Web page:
Eating and preparing food with family helps foster communication and teamwork, writes Youth Speak News' Alessia Loduca Photo/Pexels

Speaking Out: Food and family go together

By  Alessia Loduca, Youth Speak News
  • July 14, 2017

Despite our busy and often conflicting schedules, my parents, brother and I try to eat at least one meal a day together. During this time, we share stories, make jokes and catch up on each other’s lives.

It is a part of my day that I deeply value because it allows me to connect with my loved ones in a meaningful way over something we all love — delicious food.

Not only do we share the actual eating of meals with one another, but we also all contribute in some way to the food preparation, setting up of the table and clean-up so that the whole experience is a collaborative effort that fosters communication and teamwork.

In fact, recent data from the Journal of Marriage and Family suggests that the act of preparing and eating meals together are integral ways for people to strengthen bonds and form lasting relationships. There seems to be a correlation between increased family mealtime and positive socialization.

However, a Vanier Institute of the Family study says that communal food preparation and family meal times are slowly dying. Since 2010, fewer and fewer Canadian families cook and eat meals together.

But I think if we turn to social media, we see a very different story. Cooking and baking still seem to be very important parts of how we relate to others, as they act as intergenerational ventures that bring all family members together regardless of age or ability.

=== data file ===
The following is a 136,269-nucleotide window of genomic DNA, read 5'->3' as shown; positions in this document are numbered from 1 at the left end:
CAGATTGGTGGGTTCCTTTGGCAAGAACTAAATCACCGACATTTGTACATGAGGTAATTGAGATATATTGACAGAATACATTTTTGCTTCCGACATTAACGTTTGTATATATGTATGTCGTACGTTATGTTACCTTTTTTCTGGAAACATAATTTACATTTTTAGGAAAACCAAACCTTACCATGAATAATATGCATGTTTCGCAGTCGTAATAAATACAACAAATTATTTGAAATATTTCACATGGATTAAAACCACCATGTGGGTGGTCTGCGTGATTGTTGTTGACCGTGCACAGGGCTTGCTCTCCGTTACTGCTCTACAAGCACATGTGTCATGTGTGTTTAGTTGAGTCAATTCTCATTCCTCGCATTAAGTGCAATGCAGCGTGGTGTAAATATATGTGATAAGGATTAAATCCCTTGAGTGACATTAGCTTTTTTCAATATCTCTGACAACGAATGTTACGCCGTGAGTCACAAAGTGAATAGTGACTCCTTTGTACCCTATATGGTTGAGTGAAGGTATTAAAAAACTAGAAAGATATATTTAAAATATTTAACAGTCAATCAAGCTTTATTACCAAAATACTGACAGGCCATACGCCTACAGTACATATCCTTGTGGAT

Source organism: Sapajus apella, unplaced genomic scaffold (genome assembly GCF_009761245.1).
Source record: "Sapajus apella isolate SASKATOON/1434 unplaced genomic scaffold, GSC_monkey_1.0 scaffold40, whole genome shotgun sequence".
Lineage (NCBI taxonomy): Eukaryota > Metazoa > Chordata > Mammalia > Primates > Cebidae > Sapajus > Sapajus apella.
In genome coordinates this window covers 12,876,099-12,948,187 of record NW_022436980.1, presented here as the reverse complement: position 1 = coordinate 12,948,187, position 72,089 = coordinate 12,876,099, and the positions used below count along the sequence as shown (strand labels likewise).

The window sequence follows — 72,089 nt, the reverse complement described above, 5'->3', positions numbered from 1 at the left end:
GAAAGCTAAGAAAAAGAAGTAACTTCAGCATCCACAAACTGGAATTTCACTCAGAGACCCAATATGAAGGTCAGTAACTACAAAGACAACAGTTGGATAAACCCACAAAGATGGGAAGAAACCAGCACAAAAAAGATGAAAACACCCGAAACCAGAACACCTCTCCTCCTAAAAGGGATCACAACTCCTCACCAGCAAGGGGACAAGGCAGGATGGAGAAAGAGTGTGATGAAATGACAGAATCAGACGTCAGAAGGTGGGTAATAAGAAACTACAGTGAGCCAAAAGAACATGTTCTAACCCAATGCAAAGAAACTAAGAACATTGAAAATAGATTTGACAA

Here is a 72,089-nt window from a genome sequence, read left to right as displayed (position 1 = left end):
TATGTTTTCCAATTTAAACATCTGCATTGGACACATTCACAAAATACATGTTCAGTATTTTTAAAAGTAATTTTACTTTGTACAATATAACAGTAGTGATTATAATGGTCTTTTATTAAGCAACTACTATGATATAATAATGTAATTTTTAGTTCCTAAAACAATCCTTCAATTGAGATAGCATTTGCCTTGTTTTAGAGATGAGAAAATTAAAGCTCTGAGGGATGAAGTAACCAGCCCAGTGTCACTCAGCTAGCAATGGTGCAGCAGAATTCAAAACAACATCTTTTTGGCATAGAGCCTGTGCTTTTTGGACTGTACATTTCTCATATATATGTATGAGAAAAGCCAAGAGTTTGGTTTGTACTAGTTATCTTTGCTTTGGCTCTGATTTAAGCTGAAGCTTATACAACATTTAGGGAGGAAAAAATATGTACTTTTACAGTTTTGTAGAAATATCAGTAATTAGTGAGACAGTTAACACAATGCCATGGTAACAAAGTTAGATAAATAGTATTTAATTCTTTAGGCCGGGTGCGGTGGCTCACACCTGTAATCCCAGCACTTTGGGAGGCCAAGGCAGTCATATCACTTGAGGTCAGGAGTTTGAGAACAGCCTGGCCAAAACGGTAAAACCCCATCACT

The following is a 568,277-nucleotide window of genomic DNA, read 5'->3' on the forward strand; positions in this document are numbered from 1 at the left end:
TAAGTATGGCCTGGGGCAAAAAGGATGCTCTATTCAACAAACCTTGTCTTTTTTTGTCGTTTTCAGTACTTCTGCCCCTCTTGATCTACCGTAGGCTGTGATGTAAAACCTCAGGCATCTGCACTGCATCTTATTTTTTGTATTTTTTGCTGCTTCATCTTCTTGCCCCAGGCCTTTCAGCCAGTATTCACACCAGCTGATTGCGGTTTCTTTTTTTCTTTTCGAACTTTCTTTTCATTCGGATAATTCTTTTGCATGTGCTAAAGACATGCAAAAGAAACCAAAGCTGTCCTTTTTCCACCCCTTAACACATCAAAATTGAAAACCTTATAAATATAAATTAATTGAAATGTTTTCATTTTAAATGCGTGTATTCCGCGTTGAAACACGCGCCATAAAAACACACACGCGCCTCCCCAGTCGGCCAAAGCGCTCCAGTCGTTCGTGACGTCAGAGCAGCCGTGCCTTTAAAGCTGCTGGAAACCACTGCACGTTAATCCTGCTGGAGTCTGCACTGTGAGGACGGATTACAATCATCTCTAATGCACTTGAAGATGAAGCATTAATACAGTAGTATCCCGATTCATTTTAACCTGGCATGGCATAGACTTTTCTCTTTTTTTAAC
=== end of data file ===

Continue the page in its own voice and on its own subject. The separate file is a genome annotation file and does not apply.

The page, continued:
Let’s do an experiment. Scroll through your Facebook feed and see how long it takes for a food video from Delish, Tastemade or another website to pop up on your screen. If your Facebook looks anything like mine, this should not have taken long.

From how to make simple yet scrumptious after-school snacks with kid-friendly videos on Tasty Junior’s Facebook page to the creation of more elaborate meals on pages like Proper Tasty, bite-sized food videos are making the worlds of cooking and baking realistic pursuits for both children and adults.

Ultimately, the aim of these videos is to inspire a passion for cooking and baking by illustrating how easy — and delicious — the tasks can be. Whether you’re a professional foodie or a student struggling to make quick and tasty meals, food videos bring people together through the love of food.

With the increased interest in food videos, I am optimistic that more young people will become engaged in the arts of cooking and baking and will share these interests with loved ones.

As I head off to tackle my latest food video find, Delish’s mouth-watering cannoli dip, with my family, I also challenge you to step beyond the screen and try to make one of the meals you see in a captivating food video. Share the experience with family and friends so that your enjoyment of these tasty treats isn’t solely cyber.

(Loduca, 20, is a third-year education student with a major/minor in English and French at York University in Toronto.)

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